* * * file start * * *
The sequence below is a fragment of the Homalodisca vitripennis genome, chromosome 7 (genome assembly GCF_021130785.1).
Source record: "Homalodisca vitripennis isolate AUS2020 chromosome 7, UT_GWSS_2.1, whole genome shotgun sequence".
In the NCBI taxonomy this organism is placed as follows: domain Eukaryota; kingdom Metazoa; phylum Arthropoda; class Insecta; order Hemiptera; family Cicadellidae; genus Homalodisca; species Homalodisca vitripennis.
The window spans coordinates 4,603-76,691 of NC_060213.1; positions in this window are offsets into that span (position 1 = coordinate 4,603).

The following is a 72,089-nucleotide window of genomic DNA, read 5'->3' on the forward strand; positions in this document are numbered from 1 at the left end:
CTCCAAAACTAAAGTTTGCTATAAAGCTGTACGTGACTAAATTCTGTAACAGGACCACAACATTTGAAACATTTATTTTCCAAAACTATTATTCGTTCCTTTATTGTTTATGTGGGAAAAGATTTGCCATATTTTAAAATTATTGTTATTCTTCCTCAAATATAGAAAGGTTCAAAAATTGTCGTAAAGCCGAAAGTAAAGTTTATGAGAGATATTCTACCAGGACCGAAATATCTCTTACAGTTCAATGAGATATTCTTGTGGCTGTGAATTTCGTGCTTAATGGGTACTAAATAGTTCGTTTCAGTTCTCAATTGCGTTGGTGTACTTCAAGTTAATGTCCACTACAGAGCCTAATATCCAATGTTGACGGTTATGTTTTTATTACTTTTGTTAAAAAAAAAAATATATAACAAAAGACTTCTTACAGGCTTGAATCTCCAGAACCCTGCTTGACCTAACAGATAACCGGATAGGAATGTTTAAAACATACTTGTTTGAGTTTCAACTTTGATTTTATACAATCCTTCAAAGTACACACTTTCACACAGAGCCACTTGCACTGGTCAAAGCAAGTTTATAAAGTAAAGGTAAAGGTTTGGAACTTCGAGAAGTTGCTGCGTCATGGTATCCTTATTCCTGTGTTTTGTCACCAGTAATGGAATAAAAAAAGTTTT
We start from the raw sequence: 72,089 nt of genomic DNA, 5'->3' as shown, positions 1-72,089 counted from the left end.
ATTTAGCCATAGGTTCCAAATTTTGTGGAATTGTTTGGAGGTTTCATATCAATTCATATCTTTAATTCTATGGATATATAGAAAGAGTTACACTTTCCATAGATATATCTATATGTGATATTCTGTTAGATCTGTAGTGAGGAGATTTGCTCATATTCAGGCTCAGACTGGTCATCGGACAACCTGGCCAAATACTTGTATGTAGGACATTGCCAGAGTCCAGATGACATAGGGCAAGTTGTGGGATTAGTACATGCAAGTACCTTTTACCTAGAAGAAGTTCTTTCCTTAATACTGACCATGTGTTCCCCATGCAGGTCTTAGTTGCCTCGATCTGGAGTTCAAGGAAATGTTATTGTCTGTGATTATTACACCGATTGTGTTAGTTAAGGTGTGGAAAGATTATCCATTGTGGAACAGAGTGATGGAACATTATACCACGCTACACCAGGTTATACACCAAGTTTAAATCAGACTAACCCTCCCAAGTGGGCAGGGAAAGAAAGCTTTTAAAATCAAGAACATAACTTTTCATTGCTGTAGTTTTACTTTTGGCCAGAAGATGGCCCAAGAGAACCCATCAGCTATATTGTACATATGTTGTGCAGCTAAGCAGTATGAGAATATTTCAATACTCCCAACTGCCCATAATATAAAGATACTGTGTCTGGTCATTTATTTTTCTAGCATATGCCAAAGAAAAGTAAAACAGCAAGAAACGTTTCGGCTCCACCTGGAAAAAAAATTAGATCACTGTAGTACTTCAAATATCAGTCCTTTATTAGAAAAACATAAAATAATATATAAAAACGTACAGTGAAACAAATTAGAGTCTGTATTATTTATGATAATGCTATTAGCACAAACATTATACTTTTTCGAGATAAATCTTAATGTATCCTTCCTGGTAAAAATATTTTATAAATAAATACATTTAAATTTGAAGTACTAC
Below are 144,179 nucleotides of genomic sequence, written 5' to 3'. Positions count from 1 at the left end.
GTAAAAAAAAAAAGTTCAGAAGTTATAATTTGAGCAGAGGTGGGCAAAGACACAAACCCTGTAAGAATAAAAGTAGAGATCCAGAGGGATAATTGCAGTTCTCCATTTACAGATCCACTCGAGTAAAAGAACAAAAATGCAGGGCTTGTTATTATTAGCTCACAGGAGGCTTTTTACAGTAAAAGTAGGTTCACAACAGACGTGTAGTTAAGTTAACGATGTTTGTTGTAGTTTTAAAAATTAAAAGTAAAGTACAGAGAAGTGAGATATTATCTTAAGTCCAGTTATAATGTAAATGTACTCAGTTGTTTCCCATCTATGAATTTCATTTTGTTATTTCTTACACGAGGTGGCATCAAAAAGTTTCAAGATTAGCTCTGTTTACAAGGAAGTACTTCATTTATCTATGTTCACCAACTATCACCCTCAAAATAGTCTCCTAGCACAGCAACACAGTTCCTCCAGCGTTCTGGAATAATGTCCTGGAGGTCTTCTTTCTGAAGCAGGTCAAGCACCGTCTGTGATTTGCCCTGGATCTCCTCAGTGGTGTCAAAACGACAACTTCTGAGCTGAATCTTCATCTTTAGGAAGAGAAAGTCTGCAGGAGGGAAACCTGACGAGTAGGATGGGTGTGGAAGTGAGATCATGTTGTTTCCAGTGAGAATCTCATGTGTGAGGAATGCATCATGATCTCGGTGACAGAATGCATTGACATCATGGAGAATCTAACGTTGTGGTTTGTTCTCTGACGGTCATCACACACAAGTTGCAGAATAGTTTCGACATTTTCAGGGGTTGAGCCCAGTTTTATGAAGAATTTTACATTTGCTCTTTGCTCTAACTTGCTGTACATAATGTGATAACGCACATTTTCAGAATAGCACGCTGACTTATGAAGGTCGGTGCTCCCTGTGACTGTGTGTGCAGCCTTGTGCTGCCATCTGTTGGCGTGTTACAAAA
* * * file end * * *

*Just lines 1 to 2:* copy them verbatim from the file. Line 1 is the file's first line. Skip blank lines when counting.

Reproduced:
The sequence below is a fragment of the Homalodisca vitripennis genome, chromosome 7 (genome assembly GCF_021130785.1).
Source record: "Homalodisca vitripennis isolate AUS2020 chromosome 7, UT_GWSS_2.1, whole genome shotgun sequence".